Vegetation Index (EVI), Normalized Difference Vegetation Index (NDVI) and Soil-Adjusted Vegetation Index (SAVI)
retrieved from Landsat imagery were evaluated. Four remote sensing images and ground-level meteorological data for a
10-month period were used to create ET maps from each VI. A cubic spline interpolation was used to obtain daily ET time
series between two satellite overpass dates. Aggregated monthly values were used to validate against ET calculated from
water balance. Results revealed that EVI-based ET outperformed the other VI-based ET. The results showed 30% of sub-
estimation (Pbias%) in relation to the water balance. For upgraded results, an extended satellite images time series and a fine
calibration are needed. Regarding the altitudinal variability, ET exhibited a strong dependence on land cover characteristics.
Our work provides a plausible method to estimate ET in páramo ecosystems in the absence of ET measurements and with a
scarcity of clear sky images, further evaluation is necessary to improve ET estimations using remote sensing in the future.
Keywords Evapotranspiration· Ecuador· Crop coefficient· Páramo· Remote sensing
Introduction
The tropical Andes is one of the most outstanding biodi-
verse regions of the world. This Hotspot extends through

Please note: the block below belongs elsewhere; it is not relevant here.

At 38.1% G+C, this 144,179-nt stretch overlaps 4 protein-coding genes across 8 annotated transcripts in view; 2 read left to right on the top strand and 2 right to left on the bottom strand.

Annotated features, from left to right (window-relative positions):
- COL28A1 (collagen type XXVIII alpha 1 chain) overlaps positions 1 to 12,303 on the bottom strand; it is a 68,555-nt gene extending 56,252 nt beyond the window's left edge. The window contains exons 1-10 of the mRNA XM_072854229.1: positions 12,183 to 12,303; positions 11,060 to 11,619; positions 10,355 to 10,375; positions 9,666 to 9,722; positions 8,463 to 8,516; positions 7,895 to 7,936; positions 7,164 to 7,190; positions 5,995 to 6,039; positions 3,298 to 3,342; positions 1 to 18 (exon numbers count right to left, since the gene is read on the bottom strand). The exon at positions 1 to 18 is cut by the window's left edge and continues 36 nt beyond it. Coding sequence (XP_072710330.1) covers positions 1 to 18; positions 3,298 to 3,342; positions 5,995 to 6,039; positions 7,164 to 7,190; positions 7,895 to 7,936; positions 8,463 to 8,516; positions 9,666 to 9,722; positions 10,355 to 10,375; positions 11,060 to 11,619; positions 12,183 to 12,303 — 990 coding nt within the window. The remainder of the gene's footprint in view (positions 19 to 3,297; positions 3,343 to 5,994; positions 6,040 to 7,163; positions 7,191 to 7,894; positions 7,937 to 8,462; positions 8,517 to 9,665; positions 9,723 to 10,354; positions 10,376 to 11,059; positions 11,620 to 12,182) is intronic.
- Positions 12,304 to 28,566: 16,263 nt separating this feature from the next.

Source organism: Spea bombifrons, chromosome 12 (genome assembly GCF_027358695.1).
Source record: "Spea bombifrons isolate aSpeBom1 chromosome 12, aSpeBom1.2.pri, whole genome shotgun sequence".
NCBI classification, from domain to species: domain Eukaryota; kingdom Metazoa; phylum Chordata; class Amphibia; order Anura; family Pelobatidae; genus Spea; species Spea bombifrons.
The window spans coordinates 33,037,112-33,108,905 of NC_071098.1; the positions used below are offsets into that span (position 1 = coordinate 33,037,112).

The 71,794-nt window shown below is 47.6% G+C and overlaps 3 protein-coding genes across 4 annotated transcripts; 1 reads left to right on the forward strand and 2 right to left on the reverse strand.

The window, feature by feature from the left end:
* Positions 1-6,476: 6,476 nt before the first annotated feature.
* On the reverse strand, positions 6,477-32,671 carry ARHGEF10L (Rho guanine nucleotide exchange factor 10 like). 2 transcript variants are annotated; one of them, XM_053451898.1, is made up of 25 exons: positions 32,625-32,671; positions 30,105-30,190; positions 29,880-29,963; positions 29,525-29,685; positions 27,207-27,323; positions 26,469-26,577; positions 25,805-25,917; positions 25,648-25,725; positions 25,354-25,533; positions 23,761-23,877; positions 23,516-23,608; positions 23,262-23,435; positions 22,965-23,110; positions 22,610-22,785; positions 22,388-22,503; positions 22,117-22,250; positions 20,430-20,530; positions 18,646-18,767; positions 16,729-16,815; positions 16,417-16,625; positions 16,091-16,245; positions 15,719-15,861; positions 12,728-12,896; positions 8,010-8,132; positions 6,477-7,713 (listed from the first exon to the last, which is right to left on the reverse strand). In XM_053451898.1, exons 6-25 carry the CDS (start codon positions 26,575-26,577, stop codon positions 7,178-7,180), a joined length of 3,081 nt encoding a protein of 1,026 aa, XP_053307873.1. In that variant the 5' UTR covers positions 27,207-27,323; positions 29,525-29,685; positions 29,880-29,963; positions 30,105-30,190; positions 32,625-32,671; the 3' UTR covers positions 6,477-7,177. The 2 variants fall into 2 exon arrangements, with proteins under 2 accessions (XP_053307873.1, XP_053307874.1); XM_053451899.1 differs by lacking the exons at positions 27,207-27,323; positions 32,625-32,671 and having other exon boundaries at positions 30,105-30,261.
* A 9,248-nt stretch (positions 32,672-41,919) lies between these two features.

five countries: Venezuela, Colombia, Ecuador, Bolivia and
Peru. One of the main ecosystems in the Andes mountains
is the páramo (from 3000 to 4500m.a.s.l), which is known
as South America’s water towers, being the major water
supplier for domestic, agricultural, and industrial use and
for hydroelectric power generation (Crespo etal. 2011).
In addition, the high altitudinal páramo sustains great end-
emism, as well as other tropical ecosystems downstream
* Mayra Ramón-Reinozo
mali-er2@hotmail.com
Daniela Ballari
dballari@uazuay.edu.ec
Juan J. Cabrera
juan.cabrerab91@ucuenca.edu.ec
Patricio Crespo
patricio.crespo@ucuenca.edu.ec
Galo Carrillo-Rojas
galo.carrillo@ucuenca.edu.ec
1 Departamento de Recursos Hídricos y Ciencias Ambientales,
Facultad de Ingeniería, Facultad de Ciencias Químicas,
Facultad de Ciencias Agropecuarias, Universidad de Cuenca,
Ecocampus Balzay, Cuenca010203, Ecuador
2 Facultad de Ciencia y Tecnología, Instituto de Estudios de
Régimen Seccional del Ecuador, Universidad del Azuay,
Av. 24 de Mayo s/n, Cuenca010204, Ecuador
3 Laboratory forClimatology andRemote Sensing,
Faculty ofGeography, Philipps-Universität Marburg,
Deutschhausstr. 12, Marburg35032, Germany
Content courtesy of Springer Nature, terms of use apply. Rights reserved.
... The rapid development of remote sensing technology has promoted the retrieval of information on regional ET, making it an important research direction (Liu et al. 2017a, Delogu et al. 2018, Ferreira Silva et al. 2019. Remote sensing overcomes the shortcomings of manual measurements to obtain point data and significantly reduces the workload of field investigations (Ramon-Reinozo et al. 2019). Various ET calculation methods based on remote sensing data have been developed (Zhang et al. 2016;Strbac et al. 2017;Ramon-Reinozo et al. 2019). ...